East Troy School Board grapples with referendum question for spring ballot

Likely, voters in the East Troy School District will be asked to allow the district to exceed its state set revenue limits by $3 million each year for three years in a non-recurring operating referendum question on the April 4 spring election ballot. The School Board has not yet formally voted on the referendum question; it is expected to do so next week at the Jan. 16 board meeting, according to a news release from the district.

At a Dec. 21 special board meeting, the East Troy School District Board of Education considered the results of a recent community survey as it discussed possible referendum questions for the April 4 ballot.

After much discussion among the board, two major themes came to the forefront: operational is a high priority and controlling the tax impact. The board directed administration to prepare for consideration an operational question that would exceed the revenue limits by $3 million per year for three years for non-recurring purposes to help maintain existing programming and staffing.

If approved by voters, the referendum would begin with the 2023-24 school year and end with the 2025-26 school year. The estimated tax impact of the referendum would be $1.40 per each $1,000 of equalized value.

The School District has been struggling with budget deficits as revenues continue to not keep pace with costs. In the last five years (2018 to 2023), the total revenue limit and per pupil aid (the major form of revenue from the state) is $219,590 more in 2022-23 or 1.3% over the 2018-19 amount. In addition, the East Troy Community School District has done $10.2 million in budget balancing efforts in the last 16 years. Also, Federal ESSER funds for COVID-19 pandemic helped the District balance its budget but those funds are now ending.

The district has already made budget cuts and reduced costs where possible, according to District Administrator Chris Hibner. But without additional revenue, the District will be unable to sustain current programs and retain and attract quality staff.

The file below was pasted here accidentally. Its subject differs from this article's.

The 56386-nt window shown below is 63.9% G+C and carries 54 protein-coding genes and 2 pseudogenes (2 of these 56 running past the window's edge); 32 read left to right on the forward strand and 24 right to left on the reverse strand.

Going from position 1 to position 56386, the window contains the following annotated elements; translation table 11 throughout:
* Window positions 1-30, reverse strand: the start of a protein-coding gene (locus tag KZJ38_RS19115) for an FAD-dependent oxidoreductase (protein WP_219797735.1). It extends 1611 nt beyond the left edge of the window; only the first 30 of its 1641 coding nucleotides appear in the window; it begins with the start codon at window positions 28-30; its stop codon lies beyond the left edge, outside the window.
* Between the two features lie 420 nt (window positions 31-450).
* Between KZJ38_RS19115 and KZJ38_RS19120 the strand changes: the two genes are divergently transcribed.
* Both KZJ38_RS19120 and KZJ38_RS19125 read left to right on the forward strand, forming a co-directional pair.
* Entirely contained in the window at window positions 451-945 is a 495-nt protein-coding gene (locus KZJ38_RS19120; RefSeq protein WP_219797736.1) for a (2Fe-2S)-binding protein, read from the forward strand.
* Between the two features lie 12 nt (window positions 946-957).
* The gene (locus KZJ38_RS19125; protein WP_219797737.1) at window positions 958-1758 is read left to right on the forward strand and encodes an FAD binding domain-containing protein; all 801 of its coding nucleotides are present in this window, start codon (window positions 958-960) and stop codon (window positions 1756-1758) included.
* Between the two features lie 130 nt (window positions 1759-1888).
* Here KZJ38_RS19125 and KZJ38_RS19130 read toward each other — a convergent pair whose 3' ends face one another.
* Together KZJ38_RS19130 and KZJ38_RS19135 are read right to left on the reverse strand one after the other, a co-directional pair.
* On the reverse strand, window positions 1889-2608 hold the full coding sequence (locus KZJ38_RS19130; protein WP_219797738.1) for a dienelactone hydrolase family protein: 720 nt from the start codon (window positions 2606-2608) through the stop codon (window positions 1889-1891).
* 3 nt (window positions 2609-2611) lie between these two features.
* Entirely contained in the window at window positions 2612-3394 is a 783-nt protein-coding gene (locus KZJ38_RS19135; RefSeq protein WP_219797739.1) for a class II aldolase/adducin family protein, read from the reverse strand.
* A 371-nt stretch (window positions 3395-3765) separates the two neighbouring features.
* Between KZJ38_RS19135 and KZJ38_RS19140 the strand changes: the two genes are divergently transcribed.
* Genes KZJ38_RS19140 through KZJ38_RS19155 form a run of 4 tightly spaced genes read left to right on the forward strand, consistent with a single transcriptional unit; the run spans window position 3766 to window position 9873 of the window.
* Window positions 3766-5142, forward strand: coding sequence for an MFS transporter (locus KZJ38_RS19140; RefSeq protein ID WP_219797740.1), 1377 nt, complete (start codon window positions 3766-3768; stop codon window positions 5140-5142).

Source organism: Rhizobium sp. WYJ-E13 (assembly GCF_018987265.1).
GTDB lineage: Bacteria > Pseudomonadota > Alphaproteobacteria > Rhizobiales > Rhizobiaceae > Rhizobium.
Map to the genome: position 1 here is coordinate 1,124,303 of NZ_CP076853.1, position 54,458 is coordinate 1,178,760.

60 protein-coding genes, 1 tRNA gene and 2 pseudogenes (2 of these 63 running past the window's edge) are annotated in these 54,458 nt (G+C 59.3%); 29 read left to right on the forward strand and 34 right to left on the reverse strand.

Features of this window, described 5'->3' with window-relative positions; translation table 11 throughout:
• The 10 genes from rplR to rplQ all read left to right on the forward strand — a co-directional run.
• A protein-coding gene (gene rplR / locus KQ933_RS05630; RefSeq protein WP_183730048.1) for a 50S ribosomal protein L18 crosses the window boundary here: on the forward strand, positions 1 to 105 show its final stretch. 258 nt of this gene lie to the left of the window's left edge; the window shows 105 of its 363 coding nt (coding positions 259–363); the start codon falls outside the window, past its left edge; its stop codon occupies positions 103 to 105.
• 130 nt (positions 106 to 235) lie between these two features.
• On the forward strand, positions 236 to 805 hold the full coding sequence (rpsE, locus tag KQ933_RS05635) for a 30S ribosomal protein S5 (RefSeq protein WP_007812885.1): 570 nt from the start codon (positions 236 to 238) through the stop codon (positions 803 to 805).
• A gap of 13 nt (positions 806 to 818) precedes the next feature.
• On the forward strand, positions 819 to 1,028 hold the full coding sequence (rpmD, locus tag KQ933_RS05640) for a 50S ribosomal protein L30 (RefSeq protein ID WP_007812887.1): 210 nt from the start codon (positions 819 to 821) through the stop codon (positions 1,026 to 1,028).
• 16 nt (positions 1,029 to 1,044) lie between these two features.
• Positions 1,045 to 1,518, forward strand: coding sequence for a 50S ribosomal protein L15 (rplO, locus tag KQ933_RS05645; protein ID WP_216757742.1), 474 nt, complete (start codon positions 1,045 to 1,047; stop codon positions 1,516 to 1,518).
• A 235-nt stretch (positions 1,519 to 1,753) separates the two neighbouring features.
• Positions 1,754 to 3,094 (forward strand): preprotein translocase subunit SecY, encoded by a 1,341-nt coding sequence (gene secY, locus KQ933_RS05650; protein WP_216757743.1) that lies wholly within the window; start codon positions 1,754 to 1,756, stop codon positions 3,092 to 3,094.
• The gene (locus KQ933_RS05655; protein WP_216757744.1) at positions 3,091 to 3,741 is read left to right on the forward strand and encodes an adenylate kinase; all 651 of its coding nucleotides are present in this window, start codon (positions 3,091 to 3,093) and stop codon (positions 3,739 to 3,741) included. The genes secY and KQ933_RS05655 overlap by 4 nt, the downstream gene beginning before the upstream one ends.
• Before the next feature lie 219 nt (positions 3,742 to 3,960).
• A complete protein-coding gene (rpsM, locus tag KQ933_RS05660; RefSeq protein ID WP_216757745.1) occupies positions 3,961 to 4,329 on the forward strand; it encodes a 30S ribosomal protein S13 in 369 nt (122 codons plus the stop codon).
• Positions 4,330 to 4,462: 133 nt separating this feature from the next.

“Education and learning are first and foremost about children,” Hibner stated in the release. “However, having quality services happens by having quality staff. Education is a competitive market as public schools and private sector organizations are all working to attract and retain quality staff. In fact, over the past year, we have had to replace more than 65 staff members including 37 licensed staff.”

Other costs have also been increasing including utilities, transportation, and technology, Hibner added.

The School District had been also considering a capital referendum to address high priority facility needs. While residents indicated support for a capital referendum, School Board members felt there should only be a single question given the tax impact if both the capital and operational were to be addressed at this time.

As a result, the Board of Education is considering an operational referendum question to address ongoing financial challenges to help sustain current programming and retain and attract quality staff.

“Facility needs are very important, but we recognize our operational needs and the impact on the taxpayer. We will need to continue to work together toward addressing these facility needs,” School Board President Ted Zess said. “But the district has reached a point where it is impossible to support our students by sustaining our current high level of programming and services without additional operating revenue.”

For more information, visit the East Troy School District website at www.easttroy.k12.wi.us.

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